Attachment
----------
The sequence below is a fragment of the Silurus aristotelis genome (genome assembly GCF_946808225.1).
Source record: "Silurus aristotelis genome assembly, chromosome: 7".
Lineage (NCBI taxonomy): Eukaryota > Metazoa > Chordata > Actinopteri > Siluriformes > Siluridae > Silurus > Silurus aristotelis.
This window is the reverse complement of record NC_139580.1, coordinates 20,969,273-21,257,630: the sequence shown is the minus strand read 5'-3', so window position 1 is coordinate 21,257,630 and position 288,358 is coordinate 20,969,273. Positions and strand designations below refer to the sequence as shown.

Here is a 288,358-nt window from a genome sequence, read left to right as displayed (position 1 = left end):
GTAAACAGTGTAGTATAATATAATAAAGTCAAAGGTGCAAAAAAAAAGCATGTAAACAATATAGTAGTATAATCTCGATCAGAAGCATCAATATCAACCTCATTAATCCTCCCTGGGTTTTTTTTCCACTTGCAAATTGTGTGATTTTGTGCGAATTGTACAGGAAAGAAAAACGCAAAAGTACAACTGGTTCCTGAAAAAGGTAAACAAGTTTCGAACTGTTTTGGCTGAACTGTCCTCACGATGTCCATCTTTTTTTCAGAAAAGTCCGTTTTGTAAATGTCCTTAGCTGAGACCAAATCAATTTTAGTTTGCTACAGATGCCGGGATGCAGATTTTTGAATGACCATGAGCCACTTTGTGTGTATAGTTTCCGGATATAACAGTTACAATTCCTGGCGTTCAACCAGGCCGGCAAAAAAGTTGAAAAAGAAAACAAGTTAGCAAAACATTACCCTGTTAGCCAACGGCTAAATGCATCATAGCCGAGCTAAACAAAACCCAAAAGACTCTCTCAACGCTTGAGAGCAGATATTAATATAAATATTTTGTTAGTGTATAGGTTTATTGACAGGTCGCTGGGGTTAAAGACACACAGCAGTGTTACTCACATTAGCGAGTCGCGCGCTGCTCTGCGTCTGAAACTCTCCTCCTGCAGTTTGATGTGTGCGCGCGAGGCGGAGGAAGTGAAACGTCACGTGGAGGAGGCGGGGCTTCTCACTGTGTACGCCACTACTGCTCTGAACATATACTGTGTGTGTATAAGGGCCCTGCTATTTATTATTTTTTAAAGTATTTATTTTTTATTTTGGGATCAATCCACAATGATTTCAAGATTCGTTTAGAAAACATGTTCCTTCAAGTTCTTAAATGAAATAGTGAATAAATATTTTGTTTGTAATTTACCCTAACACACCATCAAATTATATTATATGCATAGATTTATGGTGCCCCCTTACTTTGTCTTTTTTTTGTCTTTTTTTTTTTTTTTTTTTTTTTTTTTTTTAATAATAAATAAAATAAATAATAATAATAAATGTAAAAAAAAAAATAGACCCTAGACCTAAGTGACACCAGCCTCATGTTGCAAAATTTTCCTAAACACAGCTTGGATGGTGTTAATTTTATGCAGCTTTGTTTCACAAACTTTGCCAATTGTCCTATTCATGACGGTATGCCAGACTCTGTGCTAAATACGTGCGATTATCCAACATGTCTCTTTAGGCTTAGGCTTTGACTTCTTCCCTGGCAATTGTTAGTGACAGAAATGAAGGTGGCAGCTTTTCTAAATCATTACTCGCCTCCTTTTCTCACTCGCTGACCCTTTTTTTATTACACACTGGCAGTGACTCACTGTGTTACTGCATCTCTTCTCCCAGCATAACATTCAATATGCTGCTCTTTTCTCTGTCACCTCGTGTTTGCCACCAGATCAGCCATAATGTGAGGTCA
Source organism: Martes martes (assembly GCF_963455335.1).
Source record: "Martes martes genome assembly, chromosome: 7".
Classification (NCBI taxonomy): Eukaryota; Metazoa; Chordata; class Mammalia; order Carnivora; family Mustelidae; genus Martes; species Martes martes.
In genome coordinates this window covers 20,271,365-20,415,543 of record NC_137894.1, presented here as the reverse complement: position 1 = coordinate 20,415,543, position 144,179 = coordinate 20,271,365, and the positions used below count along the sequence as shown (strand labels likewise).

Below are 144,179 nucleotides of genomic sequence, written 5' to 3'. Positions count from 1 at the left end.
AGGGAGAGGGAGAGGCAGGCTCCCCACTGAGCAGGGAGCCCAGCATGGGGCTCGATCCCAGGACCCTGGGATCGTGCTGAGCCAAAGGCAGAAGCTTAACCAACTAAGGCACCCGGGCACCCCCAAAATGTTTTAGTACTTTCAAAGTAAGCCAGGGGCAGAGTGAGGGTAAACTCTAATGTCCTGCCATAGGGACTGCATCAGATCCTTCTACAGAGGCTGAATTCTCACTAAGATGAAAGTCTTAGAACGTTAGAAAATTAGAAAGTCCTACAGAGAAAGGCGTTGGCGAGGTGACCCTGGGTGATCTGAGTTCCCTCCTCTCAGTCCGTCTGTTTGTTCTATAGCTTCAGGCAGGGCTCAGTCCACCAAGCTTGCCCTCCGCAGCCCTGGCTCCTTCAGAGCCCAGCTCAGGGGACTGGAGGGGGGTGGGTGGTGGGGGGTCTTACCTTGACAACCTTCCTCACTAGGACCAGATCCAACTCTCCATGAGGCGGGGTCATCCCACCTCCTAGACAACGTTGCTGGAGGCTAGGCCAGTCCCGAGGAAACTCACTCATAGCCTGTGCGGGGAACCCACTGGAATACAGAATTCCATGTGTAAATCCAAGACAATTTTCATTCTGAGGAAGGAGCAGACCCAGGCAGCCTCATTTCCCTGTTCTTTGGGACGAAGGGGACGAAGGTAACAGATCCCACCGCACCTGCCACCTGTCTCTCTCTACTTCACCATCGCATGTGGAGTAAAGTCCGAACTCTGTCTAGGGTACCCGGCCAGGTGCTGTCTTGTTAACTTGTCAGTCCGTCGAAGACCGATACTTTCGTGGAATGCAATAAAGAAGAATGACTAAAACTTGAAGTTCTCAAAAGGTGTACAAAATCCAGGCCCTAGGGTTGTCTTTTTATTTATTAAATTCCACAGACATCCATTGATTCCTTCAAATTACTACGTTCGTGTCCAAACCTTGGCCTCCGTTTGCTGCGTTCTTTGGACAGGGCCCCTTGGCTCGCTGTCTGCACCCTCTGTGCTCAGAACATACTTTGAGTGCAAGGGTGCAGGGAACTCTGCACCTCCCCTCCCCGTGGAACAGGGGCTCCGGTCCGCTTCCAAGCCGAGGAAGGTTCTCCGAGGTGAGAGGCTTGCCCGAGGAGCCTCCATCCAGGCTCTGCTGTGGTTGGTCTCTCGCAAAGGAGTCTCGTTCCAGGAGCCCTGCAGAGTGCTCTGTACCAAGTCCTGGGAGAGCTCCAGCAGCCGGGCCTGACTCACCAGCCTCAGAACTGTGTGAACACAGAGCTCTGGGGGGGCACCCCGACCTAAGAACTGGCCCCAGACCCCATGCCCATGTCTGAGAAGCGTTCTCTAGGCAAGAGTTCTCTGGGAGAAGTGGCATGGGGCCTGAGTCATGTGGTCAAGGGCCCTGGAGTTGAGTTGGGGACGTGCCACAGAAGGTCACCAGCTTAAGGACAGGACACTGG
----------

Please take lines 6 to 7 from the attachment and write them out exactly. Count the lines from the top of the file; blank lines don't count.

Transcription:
GTAAACAGTGTAGTATAATATAATAAAGTCAAAGGTGCAAAAAAAAAGCATGTAAACAATATAGTAGTATAATCTCGATCAGAAGCATCAATATCAACCTCATTAATCCTCCCTGGGTTTTTTTTCCACTTGCAAATTGTGTGATTTTGTGCGAATTGTACAGGAAAGAAAAACGCAAAAGTACAACTGGTTCCTGAAAAAGGTAAACAAGTTTCGAACTGTTTTGGCTGAACTGTCCTCACGATGTCCATCTTTTTTTCAGAAAAGTCCGTTTTGTAAATGTCCTTAGCTGAGACCAAATCAATTTTAGTTTGCTACAGATGCCGGGATGCAGATTTTTGAATGACCATGAGCCACTTTGTGTGTATAGTTTCCGGATATAACAGTTACAATTCCTGGCGTTCAACCAGGCCGGCAAAAAAGTTGAAAAAGAAAACAAGTTAGCAAAACATTACCCTGTTAGCCAACGGCTAAATGCATCATAGCCGAGCTAAACAAAACCCAAAAGACTCTCTCAACGCTTGAGAGCAGATATTAATATAAATATTTTGTTAGTGTATAGGTTTATTGACAGGTCGCTGGGGTTAAAGACACACAGCAGTGTTACTCACATTAGCGAGTCGCGCGCTGCTCTGCGTCTGAAACTCTCCTCCTGCAGTTTGATGTGTGCGCGCGAGGCGGAGGAAGTGAAACGTCACGTGGAGGAGGCGGGGCTTCTCACTGTGTACGCCACTACTGCTCTGAACATATACTGTGTGTGTATAAGGGCCCTGCTATTTATTATTTTTTAAAGTATTTATTTTTTATTTTGGGATCAATCCACAATGATTTCAAGATTCGTTTAGAAAACATGTTCCTTCAAGTTCTTAAATGAAATAGTGAATAAATATTTTGTTTGTAATTTACCCTAACACACCATCAAATTATATTATATGCATAGATTTATGGTGCCCCCTTACTTTGTCTTTTTTTTGTCTTTTTTTTTTTTTTTTTTTTTTTTTTTTTTAATAATAAATAAAATAAATAATAATAATAAATGTAAAAAAAAAAATAGACCCTAGACCTAAGTGACACCAGCCTCATGTTGCAAAATTTTCCTAAACACAGCTTGGATGGTGTTAATTTTATGCAGCTTTGTTTCACAAACTTTGCCAATTGTCCTATTCATGACGGTATGCCAGACTCTGTGCTAAATACGTGCGATTATCCAACATGTCTCTTTAGGCTTAGGCTTTGACTTCTTCCCTGGCAATTGTTAGTGACAGAAATGAAGGTGGCAGCTTTTCTAAATCATTACTCGCCTCCTTTTCTCACTCGCTGACCCTTTTTTTATTACACACTGGCAGTGACTCACTGTGTTACTGCATCTCTTCTCCCAGCATAACATTCAATATGCTGCTCTTTTCTCTGTCACCTCGTGTTTGCCACCAGATCAGCCATAATGTGAGGTCA
Source organism: Martes martes (assembly GCF_963455335.1).